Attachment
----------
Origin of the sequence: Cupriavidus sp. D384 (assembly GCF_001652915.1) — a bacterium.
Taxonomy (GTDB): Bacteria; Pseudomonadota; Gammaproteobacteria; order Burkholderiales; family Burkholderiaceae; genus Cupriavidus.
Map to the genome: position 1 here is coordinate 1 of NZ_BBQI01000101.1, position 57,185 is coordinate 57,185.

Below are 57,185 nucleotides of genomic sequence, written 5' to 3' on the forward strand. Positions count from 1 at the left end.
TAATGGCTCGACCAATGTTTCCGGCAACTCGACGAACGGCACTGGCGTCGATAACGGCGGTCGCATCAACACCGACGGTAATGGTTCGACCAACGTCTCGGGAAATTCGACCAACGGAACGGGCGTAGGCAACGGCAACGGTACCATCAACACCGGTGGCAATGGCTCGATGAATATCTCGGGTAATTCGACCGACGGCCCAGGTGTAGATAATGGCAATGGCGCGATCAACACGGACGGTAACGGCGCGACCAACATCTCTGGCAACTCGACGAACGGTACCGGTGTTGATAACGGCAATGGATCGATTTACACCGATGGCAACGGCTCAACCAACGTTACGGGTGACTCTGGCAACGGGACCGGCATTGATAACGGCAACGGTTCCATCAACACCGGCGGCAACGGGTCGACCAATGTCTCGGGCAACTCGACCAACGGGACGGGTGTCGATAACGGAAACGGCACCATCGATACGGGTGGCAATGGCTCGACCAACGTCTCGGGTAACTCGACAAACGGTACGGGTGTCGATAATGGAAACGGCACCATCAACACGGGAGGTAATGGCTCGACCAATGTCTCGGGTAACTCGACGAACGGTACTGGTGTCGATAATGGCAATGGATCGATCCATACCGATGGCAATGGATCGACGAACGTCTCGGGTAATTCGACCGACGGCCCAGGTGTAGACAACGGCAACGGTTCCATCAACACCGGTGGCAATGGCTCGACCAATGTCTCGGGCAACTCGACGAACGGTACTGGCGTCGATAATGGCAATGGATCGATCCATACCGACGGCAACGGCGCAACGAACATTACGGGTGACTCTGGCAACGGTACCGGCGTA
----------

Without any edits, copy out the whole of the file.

Origin of the sequence: Cupriavidus sp. D384 (assembly GCF_001652915.1) — a bacterium.
Taxonomy (GTDB): Bacteria; Pseudomonadota; Gammaproteobacteria; order Burkholderiales; family Burkholderiaceae; genus Cupriavidus.
Map to the genome: position 1 here is coordinate 1 of NZ_BBQI01000101.1, position 57,185 is coordinate 57,185.

Below are 57,185 nucleotides of genomic sequence, written 5' to 3' on the forward strand. Positions count from 1 at the left end.
TAATGGCTCGACCAATGTTTCCGGCAACTCGACGAACGGCACTGGCGTCGATAACGGCGGTCGCATCAACACCGACGGTAATGGTTCGACCAACGTCTCGGGAAATTCGACCAACGGAACGGGCGTAGGCAACGGCAACGGTACCATCAACACCGGTGGCAATGGCTCGATGAATATCTCGGGTAATTCGACCGACGGCCCAGGTGTAGATAATGGCAATGGCGCGATCAACACGGACGGTAACGGCGCGACCAACATCTCTGGCAACTCGACGAACGGTACCGGTGTTGATAACGGCAATGGATCGATTTACACCGATGGCAACGGCTCAACCAACGTTACGGGTGACTCTGGCAACGGGACCGGCATTGATAACGGCAACGGTTCCATCAACACCGGCGGCAACGGGTCGACCAATGTCTCGGGCAACTCGACCAACGGGACGGGTGTCGATAACGGAAACGGCACCATCGATACGGGTGGCAATGGCTCGACCAACGTCTCGGGTAACTCGACAAACGGTACGGGTGTCGATAATGGAAACGGCACCATCAACACGGGAGGTAATGGCTCGACCAATGTCTCGGGTAACTCGACGAACGGTACTGGTGTCGATAATGGCAATGGATCGATCCATACCGATGGCAATGGATCGACGAACGTCTCGGGTAATTCGACCGACGGCCCAGGTGTAGACAACGGCAACGGTTCCATCAACACCGGTGGCAATGGCTCGACCAATGTCTCGGGCAACTCGACGAACGGTACTGGCGTCGATAATGGCAATGGATCGATCCATACCGACGGCAACGGCGCAACGAACATTACGGGTGACTCTGGCAACGGTACCGGCGTA